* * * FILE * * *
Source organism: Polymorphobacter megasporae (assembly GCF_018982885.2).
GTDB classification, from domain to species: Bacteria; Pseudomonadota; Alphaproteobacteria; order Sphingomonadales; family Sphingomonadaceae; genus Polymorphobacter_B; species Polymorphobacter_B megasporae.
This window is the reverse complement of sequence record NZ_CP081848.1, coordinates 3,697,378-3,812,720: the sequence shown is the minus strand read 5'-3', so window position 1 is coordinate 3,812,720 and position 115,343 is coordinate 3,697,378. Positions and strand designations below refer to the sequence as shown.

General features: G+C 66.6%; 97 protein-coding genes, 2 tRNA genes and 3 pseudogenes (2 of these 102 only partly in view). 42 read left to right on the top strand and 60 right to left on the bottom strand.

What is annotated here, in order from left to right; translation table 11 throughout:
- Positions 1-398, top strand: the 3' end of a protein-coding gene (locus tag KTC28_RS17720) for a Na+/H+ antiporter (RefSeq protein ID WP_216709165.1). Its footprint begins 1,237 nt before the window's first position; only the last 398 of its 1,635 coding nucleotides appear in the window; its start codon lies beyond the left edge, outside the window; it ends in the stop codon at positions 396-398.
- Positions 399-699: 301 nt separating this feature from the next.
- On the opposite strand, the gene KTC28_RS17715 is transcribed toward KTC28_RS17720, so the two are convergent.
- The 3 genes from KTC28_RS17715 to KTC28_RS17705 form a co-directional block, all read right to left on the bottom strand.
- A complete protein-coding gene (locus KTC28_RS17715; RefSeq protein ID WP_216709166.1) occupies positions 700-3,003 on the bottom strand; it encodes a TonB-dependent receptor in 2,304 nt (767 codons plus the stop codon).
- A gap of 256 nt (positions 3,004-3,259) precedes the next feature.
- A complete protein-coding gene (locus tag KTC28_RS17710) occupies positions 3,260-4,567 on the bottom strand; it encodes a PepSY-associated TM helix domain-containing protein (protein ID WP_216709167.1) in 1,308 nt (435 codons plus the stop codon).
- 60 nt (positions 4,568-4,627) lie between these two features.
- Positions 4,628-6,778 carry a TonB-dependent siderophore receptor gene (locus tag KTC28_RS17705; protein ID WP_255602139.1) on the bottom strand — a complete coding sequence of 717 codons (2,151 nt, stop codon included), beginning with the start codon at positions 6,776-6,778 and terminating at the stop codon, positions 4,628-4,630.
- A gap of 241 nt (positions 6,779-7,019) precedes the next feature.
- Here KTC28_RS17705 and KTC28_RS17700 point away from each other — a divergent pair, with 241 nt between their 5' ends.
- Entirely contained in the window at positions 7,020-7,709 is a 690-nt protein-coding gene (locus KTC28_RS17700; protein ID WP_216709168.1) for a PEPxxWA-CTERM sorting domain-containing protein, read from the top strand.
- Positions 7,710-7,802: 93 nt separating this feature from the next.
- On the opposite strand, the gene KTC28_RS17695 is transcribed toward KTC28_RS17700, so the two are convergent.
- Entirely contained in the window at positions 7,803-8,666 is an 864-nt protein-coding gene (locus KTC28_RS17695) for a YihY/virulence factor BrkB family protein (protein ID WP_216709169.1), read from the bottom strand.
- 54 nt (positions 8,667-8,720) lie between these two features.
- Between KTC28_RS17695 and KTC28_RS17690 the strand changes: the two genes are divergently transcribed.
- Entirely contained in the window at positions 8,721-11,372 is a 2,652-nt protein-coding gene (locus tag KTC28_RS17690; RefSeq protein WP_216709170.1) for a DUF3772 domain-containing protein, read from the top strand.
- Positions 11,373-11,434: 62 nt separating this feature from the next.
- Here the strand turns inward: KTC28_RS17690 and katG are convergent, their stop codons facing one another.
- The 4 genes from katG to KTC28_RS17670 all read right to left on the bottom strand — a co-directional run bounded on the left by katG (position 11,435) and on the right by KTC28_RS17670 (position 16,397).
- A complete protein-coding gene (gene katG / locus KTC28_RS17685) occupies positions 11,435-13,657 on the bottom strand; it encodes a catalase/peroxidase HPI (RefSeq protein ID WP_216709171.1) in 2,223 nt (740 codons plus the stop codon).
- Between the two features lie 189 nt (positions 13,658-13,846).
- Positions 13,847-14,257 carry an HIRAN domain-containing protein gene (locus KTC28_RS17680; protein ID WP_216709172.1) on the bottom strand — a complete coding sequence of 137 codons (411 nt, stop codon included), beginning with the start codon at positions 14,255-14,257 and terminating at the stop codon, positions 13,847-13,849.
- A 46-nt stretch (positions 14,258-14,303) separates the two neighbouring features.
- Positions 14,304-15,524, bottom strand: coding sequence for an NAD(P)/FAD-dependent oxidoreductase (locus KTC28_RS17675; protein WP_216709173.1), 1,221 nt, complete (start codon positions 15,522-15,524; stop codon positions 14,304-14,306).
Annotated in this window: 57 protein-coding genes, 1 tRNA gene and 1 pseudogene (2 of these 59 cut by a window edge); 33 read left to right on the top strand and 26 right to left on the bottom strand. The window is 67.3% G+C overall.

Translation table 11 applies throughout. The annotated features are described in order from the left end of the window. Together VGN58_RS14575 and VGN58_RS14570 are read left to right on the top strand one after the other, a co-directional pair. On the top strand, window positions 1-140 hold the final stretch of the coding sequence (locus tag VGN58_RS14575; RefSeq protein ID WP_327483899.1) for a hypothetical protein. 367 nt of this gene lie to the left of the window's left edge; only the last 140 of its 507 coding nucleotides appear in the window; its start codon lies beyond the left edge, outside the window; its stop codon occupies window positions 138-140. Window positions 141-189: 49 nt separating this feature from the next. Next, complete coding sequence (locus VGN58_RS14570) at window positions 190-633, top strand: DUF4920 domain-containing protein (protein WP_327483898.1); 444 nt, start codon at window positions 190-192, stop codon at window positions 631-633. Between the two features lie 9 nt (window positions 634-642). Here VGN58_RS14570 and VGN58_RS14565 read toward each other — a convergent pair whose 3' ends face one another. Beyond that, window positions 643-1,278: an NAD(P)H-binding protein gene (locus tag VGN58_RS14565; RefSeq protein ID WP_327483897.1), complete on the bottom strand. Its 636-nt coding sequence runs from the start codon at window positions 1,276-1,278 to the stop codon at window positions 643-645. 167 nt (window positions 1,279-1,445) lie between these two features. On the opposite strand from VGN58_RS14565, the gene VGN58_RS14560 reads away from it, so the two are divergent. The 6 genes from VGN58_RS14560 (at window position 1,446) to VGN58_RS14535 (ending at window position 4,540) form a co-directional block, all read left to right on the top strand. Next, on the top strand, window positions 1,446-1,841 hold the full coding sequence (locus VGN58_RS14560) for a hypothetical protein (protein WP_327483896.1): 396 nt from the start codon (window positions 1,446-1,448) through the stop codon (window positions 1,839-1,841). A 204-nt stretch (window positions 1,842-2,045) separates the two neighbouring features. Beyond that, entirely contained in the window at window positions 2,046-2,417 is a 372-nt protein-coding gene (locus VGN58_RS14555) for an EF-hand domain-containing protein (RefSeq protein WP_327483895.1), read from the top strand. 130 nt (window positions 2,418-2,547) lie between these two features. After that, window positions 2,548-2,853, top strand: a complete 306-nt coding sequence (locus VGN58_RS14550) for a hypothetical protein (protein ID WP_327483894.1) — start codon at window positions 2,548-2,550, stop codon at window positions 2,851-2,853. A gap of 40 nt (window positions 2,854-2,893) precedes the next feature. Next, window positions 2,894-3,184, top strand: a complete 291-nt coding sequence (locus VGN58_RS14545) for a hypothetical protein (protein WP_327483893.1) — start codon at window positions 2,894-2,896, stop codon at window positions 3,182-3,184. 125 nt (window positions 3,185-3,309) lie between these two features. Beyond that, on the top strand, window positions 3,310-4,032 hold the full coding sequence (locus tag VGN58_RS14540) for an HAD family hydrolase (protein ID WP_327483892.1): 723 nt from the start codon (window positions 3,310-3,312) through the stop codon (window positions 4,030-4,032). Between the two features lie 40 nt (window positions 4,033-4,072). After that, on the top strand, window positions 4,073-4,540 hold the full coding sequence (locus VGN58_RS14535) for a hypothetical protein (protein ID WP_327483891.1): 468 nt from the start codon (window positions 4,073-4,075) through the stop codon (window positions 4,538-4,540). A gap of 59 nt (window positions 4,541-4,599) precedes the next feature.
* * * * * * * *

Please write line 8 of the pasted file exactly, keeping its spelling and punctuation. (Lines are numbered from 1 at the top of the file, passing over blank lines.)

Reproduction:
- On the opposite strand, the gene KTC28_RS17715 is transcribed toward KTC28_RS17720, so the two are convergent.